Sometimes we just make it too hard to do business in real estate. We spend SO much time and energy talking about herculean tasks like statewide consolidation efforts and yet spent so LITTLE time talking about practical, unsexy solutions that can make our lives so much easier!
During the broker panel, Helping Brokers Compete and Innovate: Broker Panel at the RESO Conference held in Milwaukee, Wisconsin on October 17th, 2018, we discussed a simple innovation we can deliver in our industry that can make a world of difference in helping brokers get access to real estate information with a lot less hassle! While brokers and their tech partners are looking for easier ways to access the RESO Web API, there are even MORE interested in a way to make the process of gaining data feed approvals easier. Today, every MLSs data feed application is different. In some cases, the information needed to gain approvals is not clearly spelled out and it is extremely difficult to find someone at the MLS to answer questions.
Today, technology companies have to apply to every single MLS individually. Many MLSs require the technology company to submit a separate application for every type of data feed they are looking for and individual applications for every one of their customers in each MLS market. Our best estimate is that there are, conservatively, at least 500 companies all pulling MLSs data feeds of one type or another.
Let’s do some simple math to demonstrate the inefficiency of the current process:
Data Feed Application Cost Estimate:
Number of data dependent
- Tech companies 500
- Data Feeds per market: 1
- Total data feeds 500
- Number of MLSs 625
- Total number data feeds 312,500
- Man-hours dedicated to approval 4
- Total manhours for data approvals 1,250,000
- Cost per man-hour(fully loaded) $40
- Cost of attaining data feeds $50,000,000
If my numbers are even close to reality, we’re spending at least fifty million dollars collectively JUST in getting data feeds approved. That does not include any of the costs associated with ingesting, cleaning or distributing the data into applications or building the software itself.
The Common App Analogy
Sometimes it’s a lot easier to look at another industry for a relevant analogy to help us forge the path to innovation in our industry.
Today we’re going to look at the College Application process. For those that have gone through this stressful and daunting task in the past few years, you are aware of an incredible application system called “CommonApp”. Instead of submitting individual applications across the country, your student can now apply to multiple colleges from one central system.
Initially, just 15 colleges came together to find a way to simplify the college application process. Today, eight hundred colleges including Harvard, Cornell, Princeton and hundreds of others now allow their prospective students to apply through a common on line application.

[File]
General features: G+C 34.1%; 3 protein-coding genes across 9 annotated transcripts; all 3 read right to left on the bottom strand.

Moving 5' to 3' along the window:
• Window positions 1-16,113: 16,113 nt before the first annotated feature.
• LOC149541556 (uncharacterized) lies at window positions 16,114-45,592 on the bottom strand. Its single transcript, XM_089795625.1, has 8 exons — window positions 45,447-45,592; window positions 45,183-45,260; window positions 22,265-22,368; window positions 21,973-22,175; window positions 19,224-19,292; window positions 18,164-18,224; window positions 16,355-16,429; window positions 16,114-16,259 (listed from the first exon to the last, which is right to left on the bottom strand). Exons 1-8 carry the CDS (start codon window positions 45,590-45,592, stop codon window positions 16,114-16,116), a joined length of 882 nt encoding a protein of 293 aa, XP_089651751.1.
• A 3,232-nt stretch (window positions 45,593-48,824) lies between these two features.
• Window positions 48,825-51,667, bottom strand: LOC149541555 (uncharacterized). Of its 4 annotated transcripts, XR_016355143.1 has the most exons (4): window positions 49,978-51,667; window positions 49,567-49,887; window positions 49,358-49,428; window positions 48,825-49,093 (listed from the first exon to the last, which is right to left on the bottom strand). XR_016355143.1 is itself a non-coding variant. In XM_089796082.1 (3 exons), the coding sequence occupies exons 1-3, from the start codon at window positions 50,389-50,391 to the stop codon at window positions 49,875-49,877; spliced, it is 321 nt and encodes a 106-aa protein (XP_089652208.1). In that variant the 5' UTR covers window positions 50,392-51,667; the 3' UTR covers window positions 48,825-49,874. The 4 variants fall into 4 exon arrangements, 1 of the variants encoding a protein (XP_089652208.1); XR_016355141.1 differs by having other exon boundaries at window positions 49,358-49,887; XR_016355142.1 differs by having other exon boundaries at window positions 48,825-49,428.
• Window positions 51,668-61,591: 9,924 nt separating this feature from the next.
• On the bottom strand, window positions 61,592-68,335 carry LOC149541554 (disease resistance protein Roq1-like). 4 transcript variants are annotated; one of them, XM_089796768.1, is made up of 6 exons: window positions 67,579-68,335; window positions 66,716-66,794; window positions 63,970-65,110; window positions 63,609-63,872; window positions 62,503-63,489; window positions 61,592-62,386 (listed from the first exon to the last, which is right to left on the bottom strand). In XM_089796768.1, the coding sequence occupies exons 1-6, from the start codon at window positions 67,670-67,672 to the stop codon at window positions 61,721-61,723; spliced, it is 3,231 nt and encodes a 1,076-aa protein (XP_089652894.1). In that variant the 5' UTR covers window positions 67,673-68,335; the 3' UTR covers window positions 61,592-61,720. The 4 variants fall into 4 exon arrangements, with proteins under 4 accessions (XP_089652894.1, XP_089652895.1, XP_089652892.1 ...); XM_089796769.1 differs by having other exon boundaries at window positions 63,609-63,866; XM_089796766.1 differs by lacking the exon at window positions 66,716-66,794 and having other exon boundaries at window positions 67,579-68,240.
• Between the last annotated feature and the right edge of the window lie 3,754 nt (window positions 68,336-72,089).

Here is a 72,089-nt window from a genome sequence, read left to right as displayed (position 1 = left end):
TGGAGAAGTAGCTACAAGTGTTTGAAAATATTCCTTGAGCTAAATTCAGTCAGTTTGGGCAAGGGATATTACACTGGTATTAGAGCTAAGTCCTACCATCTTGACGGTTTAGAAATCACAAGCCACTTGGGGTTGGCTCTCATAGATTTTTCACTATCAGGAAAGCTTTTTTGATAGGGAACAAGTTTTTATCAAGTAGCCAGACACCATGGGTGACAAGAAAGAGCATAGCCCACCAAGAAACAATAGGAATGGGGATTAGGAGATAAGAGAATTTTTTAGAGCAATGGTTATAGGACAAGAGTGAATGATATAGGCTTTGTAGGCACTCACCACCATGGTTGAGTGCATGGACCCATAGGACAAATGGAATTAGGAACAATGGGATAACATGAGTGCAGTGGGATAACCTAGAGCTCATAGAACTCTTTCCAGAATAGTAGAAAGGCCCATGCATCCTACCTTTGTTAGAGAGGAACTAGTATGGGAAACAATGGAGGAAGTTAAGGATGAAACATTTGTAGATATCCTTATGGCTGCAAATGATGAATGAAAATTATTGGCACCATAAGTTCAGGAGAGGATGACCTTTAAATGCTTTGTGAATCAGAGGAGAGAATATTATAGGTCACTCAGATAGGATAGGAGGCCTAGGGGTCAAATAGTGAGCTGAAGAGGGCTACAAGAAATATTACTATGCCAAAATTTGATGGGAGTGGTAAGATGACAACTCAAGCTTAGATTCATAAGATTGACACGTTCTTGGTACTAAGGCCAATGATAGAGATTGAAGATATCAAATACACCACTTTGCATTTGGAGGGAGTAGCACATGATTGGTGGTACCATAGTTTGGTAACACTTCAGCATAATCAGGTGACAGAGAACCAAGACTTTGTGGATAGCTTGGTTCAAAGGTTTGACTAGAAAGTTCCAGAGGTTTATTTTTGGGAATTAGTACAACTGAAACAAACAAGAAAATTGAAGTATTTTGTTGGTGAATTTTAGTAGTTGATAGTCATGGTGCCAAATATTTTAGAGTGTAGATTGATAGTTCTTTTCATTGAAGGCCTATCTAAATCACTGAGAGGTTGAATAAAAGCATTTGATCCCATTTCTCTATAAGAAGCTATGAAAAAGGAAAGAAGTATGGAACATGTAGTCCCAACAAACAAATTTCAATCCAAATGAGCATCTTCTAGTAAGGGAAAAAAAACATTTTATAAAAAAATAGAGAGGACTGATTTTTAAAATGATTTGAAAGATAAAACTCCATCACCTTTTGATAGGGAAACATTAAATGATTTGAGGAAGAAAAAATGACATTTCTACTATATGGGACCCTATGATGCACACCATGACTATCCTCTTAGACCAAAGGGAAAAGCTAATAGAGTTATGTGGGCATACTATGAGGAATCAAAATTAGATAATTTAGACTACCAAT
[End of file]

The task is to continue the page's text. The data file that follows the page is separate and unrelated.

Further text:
I’m sure the colleges now using Common App did a similar cost analysis to the one I outlined above and decided there has GOT to be a better way!
So what can we learn from the Common App example?
Easy to Understand Instruction and Guidance for Applicants
The Common App clearly articulates the information that is going to be needed by applicants right on the front page of the program. They make it easy for the reader to know exactly what information will be needed before they get into the registration process. Today, there is little, if any information at all on the public-facing sides of MLS websites that guide a company looking for a data feed for the first time. If you are a not a member of the MLS, it is nearly impossible to get access to the application process or even to find the name of the person to contact to get the process started. In most cases, there is no instruction about the information needed either. To make matters worse, the pricing of the data feeds is all over the map too.
Why couldn’t we have a simple section like this which outlines the information that is required to submit a data feed application?
Localized Fees ARE Possible
While is it free for a study to apply via Common App, each of the individual colleges are free to assign their own application fee. MLSs could still collect the application fee they have already established even though it would be collected through a central source. The Real Estate Common App. could collect fees and then distribute them back to the appropriate MLS.
Market Level Customization IS Possible
Markets with special requirements refuse to consider a standardization of a data application because it will not allow for market localization. Not true. In Common App, there is a “Requirements tracker” which allows you to see the unique requirements for each of the 800 colleges in the system. We could do exactly the same thing! Ideally, we would limit the number of market-specific approval steps required though.
Easy to Find Application For Your Local MLS
In Common App, each college can be searched by a search base and a comprehensive, downloadable list. Real Estate could do the same thing for all participating MLSs.
That way a company looking for data feeds could quickly find out if all of the markets they need for a data feed are included within the collaboration.
Who’s with me on this? I think we could articulate a requirements document relatively easily. If 15 MLS organizations kicked in seed funding just like the 15 colleges did we could get this thing off the ground relatively easily I believe. There are technology companies that have already engineered systems similar to this. We may be able to leverage the work that has already been done and make something happen sooner than later!